Even if this year does prove more volatile, Seven Investment Management’s Peter Sleep does not agree that this will result in a panicked sell-off of ETF products.
“Most investors have both active and passive investments in their portfolio and I am sure they will come to reasoned conclusions about which they are going to sell,” the senior portfolio manager and firm’s resident passive expert points out.
“They might sell their active fund because it has underperformed, they might sell their passive fund because they want to crystallise a tax loss. They might sell their active fund because it is cheaper to trade – most retail online platforms do not charge for selling funds, but do charge for selling ETFs.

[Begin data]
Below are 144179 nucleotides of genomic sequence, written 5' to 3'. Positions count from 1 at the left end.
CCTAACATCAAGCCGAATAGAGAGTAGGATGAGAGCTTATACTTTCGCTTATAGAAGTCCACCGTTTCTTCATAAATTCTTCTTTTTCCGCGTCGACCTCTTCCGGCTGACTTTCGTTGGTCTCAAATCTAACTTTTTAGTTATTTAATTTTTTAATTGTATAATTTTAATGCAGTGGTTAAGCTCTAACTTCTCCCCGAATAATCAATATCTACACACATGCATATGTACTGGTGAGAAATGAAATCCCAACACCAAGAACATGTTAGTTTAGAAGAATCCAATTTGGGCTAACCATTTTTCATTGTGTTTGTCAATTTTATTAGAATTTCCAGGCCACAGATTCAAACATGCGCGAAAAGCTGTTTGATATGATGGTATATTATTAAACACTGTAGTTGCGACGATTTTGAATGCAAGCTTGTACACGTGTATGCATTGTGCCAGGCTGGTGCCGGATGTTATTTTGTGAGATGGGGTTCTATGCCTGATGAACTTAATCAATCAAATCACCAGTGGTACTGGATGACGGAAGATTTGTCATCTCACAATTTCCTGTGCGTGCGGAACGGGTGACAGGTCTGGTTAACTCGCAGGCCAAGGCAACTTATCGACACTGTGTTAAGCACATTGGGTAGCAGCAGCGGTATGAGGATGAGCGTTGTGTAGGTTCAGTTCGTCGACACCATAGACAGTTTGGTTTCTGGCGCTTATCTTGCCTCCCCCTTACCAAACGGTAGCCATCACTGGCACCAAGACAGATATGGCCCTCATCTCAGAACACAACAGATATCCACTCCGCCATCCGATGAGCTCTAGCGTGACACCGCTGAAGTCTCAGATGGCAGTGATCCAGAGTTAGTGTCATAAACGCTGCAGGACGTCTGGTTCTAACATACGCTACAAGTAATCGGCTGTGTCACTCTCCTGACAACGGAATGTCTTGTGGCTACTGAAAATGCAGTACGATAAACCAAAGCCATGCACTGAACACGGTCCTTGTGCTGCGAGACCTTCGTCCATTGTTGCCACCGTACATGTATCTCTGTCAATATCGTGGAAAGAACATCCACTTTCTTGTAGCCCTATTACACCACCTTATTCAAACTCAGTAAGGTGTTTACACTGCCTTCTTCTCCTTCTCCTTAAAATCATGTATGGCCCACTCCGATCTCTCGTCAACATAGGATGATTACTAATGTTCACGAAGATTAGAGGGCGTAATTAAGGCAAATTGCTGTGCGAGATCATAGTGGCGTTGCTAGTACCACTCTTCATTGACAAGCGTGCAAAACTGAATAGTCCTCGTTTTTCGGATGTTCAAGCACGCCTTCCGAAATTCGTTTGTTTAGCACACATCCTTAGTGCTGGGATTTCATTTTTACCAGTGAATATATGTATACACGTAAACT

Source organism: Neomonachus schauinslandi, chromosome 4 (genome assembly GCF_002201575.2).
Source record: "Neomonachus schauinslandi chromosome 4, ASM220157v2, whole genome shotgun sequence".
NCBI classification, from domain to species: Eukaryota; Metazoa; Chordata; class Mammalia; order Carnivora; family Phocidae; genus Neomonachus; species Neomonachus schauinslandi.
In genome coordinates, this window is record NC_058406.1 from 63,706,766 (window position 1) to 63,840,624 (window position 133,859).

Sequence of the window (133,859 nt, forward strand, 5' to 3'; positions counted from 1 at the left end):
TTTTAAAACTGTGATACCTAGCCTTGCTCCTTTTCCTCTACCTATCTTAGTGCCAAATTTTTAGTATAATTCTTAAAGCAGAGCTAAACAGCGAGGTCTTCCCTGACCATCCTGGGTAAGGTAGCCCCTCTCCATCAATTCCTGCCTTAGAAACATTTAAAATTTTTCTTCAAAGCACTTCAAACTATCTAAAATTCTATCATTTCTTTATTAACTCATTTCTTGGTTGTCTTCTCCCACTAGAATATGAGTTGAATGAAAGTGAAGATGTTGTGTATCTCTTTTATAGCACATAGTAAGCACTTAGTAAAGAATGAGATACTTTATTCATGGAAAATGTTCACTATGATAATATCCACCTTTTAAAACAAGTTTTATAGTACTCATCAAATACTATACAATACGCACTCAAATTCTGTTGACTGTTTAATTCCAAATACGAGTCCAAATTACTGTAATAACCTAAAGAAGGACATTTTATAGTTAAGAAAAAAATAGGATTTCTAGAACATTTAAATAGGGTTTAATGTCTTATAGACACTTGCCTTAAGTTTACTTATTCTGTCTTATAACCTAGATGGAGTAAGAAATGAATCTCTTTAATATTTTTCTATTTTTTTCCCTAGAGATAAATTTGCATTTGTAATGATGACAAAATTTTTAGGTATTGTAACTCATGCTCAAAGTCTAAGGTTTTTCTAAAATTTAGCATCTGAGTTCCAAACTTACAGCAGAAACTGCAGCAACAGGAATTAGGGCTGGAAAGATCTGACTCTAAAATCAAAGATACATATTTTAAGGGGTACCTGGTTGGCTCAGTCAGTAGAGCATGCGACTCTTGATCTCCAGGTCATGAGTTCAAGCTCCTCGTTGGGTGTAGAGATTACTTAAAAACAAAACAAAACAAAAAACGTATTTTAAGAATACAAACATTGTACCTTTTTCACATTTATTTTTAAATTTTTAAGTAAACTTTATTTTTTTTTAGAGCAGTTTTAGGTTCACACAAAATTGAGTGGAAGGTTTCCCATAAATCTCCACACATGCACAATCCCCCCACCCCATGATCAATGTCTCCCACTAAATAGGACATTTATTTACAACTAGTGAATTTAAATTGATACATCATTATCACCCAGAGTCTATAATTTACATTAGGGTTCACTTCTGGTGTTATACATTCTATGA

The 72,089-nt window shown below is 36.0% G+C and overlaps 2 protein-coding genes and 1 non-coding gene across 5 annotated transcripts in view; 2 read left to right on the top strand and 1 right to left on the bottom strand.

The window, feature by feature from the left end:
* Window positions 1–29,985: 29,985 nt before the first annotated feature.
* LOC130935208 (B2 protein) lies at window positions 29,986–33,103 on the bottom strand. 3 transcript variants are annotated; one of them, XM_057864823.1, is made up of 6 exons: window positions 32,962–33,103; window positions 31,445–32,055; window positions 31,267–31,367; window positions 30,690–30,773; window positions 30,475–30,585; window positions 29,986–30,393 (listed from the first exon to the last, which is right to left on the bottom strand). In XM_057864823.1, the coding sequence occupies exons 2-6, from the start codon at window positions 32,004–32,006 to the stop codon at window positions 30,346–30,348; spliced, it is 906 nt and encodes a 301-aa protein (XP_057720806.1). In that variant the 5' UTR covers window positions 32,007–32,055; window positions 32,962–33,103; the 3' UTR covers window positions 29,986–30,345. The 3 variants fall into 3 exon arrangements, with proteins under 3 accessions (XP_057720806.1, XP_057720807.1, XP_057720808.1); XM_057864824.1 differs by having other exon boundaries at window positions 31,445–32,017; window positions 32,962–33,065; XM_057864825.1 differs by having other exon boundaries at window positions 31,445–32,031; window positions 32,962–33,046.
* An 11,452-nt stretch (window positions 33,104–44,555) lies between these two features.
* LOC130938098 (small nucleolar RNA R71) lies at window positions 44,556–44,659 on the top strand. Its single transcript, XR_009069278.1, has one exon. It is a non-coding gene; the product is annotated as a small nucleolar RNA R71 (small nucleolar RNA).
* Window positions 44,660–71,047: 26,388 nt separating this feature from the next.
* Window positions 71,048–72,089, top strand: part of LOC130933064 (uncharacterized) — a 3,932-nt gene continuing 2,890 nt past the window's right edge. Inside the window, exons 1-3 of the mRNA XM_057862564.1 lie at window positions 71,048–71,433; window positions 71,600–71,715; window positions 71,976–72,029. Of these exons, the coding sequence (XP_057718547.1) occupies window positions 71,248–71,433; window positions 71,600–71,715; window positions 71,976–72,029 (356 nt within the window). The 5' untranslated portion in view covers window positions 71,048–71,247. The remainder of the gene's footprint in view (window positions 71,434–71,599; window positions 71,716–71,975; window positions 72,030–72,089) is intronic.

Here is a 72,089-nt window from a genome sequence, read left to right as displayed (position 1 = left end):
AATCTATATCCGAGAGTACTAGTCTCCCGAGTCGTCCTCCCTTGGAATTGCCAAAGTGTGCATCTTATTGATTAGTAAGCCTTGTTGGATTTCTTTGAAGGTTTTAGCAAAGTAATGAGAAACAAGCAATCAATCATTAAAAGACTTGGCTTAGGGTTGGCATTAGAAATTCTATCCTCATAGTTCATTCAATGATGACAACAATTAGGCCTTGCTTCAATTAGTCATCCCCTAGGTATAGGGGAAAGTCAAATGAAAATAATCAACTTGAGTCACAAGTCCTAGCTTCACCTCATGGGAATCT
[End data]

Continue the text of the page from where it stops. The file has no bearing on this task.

“Volatility was generally low in 2017 and could increase in 2018. That does not mean investors will lose money in 2018. You could have a very rocky year and still finish up in 2018, but you might not realise this until 31 December, once you have had a Santa Rally.”
Furthermore, passive equity investors know what they are signing up for, he says, “that equities are volatile and that they can go up and down”.
“If someone blew a trumpet at the start of every bear market or if someone invented a time machine then I am sure we could see an across the board sell-off, but until they do, I am not sure that we will see a sustained sell-off in passive.”
“2017 had $900bn (£666bn, €751bn) in ETF inflows, and I bet the flow into other trackers was similar,” says Sleep. “I am not sure if we will beat 2017, but I bet 2018 is another year of inflows into passive.”